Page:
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In the current economic environment, avoid costly payment disputes and counterclaims by choosing clients carefully and staying on top of your receivables and collections. Managing receivables and collections now

D uring the COVID-19 pandemic, many design firm clients are facing financial challenges. In this environment, AEC firms should closely monitor their receivables and diligently manage any collections. It’s not just a matter of your firm getting paid; pursuit of outstanding fees often can prompt clients to allege your work was somehow deficient, leading to errors and omissions claims.

Rob Hughes

Here are some best practices to help design firms avoid and manage collection issues: ❚ ❚ Be diligent about accepting projects. Many design firms conduct periodic credit checks on clients from which they have large upcoming receivables and all new clients. Those subscribing to popular credit reporting services may be able to obtain credit reports on current or prospective clients at nominal costs. Additionally, you can ask for references – typically from clients’ banks and firms they’ve worked with in the past. ❚ ❚ Know your contact at the client. Be sure the contact is empowered both to authorize your services and to pay you for them. ❚ ❚ Watch relationships with slow-paying clients. Be wary of accepting work from historically slow-paying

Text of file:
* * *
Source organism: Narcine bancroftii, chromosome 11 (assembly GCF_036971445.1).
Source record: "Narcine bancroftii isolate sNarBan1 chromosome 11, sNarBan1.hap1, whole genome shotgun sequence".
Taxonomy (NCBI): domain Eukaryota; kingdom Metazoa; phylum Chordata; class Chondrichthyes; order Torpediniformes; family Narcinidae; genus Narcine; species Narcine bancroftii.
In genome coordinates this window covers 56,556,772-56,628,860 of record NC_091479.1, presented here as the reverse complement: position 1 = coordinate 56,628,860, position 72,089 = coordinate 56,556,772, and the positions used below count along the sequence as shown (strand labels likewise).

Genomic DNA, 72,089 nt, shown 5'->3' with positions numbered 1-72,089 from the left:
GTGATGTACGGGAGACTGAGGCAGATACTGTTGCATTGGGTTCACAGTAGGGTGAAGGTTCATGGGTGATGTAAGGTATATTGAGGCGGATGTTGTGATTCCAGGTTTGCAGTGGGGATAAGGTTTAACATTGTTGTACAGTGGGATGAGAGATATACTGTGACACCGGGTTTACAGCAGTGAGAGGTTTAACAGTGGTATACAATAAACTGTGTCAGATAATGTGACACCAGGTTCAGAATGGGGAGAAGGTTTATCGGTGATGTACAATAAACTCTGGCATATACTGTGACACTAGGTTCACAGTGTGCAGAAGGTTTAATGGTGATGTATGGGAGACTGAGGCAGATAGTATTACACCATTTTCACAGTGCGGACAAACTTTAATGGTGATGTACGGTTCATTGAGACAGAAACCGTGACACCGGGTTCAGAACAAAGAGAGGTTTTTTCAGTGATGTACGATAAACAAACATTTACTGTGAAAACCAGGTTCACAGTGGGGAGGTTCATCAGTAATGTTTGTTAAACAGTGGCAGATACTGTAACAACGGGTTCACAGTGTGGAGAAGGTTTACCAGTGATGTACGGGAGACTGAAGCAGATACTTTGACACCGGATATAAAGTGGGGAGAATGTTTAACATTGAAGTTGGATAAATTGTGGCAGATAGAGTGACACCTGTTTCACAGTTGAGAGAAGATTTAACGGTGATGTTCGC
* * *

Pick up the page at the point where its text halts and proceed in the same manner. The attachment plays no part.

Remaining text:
clients. If your firm accepts the work, consider requiring a retainer to apply against the final bill. If the client is not the project owner, try arranging to be paid directly by the owner. ❚ ❚ Communicate internally. Senior professionals and managers in your firm should know of any potential financial exposures associated with their clients. If one or two clients represent the bulk of your receivables, monitor them more carefully. ❚ ❚ Insist on written, signed agreements for all projects. The contract should include: the client’s (correct) legal name; individuals authorized to bind the client; timing and frequency of your firm’s invoices; timeframe for the client to question them (but an obligation to pay you for

See ROB HUGHES, page 10


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